March 31, 2011

Minority Professors’ Satisfaction at Cornell Drops

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In contrast to their white peers, Cornell’s minority professors are significantly less satisfied with their jobs than they were a few years ago, according to the recently released 2010 Faculty Work Life Survey.

When the same survey was completed in 2005, 82 percent of under represented minority faculty reported that they were happy with their jobs — a higher percentage than the 77 percent of white faculty who felt the same at the time.

However, five years later, the reported satisfaction of white faculty increased while the satisfaction levels of minority faculty dropped 16 percentage points. In 2010, 82 percent of white faculty reported that they were satisfied with their jobs at the University, compared to 66 percent of minority faculty.

Provost Fellow for Faculty Diversity Prof. Zellman Warhaft, electrical engineering, said the decline in minority faculty satisfaction levels is of “serious concern” to the University.

According to Warhaft, the reason why minority faculty feel less satisfied than their peers is both “complex” and “not well understood.” But, for him, two main factors might be behind the minority faculty’s dissatisfaction: a sense of isolation and white peers’ insensitivity to the issues that affect their communities.

“First, if you are in a small minority, it is likely that you will feel isolated, and this can lead to dissatisfaction,” Warhaft said. “Second, some members of the majority faculty are insensitive to cultural and ethnic differences and this affects minority faculty. So, small numbers as well as climate issues can lead to dissatisfaction in the under represented minority faculty.”

To remedy these issues, Warhaft said the University is working to hire more minority faculty.

Professors across campus provided various explanations for the causes of the survey’s results, which showed increasing dissatisfaction among minority faculty.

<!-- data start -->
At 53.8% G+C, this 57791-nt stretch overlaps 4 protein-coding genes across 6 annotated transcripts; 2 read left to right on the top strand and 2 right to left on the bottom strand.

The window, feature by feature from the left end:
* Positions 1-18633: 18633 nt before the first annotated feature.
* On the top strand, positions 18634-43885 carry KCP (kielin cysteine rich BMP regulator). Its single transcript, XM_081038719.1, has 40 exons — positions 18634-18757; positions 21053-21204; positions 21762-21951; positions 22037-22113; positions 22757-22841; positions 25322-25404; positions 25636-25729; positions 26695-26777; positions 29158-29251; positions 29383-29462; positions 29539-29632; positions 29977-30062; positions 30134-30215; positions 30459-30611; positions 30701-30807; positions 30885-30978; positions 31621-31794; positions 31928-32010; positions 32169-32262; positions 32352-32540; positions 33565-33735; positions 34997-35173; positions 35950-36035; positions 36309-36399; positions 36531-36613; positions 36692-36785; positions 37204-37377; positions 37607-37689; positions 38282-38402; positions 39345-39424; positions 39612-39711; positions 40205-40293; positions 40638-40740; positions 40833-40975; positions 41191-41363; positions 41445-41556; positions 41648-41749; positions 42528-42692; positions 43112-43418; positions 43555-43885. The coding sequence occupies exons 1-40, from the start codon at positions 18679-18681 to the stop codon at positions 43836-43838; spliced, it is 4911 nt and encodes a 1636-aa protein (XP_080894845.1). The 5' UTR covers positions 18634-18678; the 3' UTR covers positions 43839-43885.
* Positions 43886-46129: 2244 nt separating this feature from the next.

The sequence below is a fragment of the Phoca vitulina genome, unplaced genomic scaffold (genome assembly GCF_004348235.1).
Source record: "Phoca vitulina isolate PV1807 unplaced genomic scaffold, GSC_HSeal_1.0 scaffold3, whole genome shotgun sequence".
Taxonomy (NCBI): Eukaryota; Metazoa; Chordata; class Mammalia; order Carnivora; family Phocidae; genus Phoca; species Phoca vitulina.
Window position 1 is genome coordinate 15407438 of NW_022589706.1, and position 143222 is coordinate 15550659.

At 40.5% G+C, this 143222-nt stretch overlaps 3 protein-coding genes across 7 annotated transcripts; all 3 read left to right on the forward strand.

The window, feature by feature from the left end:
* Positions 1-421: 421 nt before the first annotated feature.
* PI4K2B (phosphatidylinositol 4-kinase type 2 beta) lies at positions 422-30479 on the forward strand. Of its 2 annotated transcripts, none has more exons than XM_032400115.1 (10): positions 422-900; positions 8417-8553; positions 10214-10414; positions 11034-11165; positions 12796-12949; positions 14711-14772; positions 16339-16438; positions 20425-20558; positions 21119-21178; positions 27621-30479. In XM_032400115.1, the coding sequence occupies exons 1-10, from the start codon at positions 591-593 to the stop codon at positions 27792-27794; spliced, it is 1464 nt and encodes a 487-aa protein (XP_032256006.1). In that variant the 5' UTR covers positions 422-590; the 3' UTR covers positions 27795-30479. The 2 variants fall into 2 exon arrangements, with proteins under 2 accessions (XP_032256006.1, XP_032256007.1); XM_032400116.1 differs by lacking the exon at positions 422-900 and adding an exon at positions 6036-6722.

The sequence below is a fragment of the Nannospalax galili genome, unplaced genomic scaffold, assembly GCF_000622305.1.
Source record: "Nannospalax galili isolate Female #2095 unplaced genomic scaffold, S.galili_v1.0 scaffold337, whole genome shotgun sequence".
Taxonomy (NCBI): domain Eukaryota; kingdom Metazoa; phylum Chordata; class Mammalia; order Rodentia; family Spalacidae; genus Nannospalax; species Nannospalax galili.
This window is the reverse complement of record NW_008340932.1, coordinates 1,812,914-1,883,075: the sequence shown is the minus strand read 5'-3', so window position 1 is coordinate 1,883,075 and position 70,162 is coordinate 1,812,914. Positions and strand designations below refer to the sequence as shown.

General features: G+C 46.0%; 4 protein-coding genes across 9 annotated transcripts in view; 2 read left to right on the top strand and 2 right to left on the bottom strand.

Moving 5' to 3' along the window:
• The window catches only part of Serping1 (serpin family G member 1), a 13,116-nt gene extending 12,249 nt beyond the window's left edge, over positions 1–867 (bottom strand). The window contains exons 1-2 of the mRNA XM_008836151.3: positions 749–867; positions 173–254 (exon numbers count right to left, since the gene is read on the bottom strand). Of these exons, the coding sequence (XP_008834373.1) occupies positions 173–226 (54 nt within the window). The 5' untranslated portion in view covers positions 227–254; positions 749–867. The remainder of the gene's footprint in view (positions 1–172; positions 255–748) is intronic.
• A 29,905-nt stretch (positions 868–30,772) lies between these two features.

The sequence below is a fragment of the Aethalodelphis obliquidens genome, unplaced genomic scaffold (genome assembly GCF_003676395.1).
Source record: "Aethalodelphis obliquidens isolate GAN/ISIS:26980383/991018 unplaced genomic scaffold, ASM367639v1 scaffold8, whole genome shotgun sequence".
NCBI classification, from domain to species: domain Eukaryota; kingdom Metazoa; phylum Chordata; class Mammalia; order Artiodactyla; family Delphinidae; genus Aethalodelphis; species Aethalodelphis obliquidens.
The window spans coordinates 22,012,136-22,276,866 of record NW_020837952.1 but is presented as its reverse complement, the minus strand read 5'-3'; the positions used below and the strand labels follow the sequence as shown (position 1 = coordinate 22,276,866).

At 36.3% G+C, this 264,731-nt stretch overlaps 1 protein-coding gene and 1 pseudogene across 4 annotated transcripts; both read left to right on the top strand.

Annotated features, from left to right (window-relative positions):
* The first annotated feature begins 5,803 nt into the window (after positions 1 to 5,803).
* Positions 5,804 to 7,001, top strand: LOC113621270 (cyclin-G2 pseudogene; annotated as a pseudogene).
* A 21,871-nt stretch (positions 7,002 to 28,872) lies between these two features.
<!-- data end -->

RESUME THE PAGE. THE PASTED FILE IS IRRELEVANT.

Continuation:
Prof. Carole Boyce Davies, English and Africana studies, said that surveys of this kind “provide only brief snapshots” of the greater struggle minority faculty experience.

Citing the University’s recent decision to relocate the administrative home of Africana studies to the College of Arts and Sciences, Boyce said that “this particular administration is walking a very slippery slope in its treatment of faculty of color. And from my experience, if they are successful here, the tendency is to be applied in other contexts.”

Boyce said she does not see any evidence that the University is attempting to improve the experience of minority faculty.

“I would hope that they … attempt to learn ways of improving the experience of minority faculty, but perhaps there is a larger national climate which provides cover so that they can get away without addressing this,” Boyce said.

One Hispanic professor, who requested anonymity and has worked in the University for fewer than 10 years, gave several other reasons that might cause the dissatisfaction of minority faculty.

For this professor, the small number of minority faculty on campus could be one of the drives behind the reported dissatisfaction. “There are so few us that it can feel isolating,” the professor said. According to a 2009 report, only 248 members, or 15.1 percent, of the University’s faculty come from minority groups.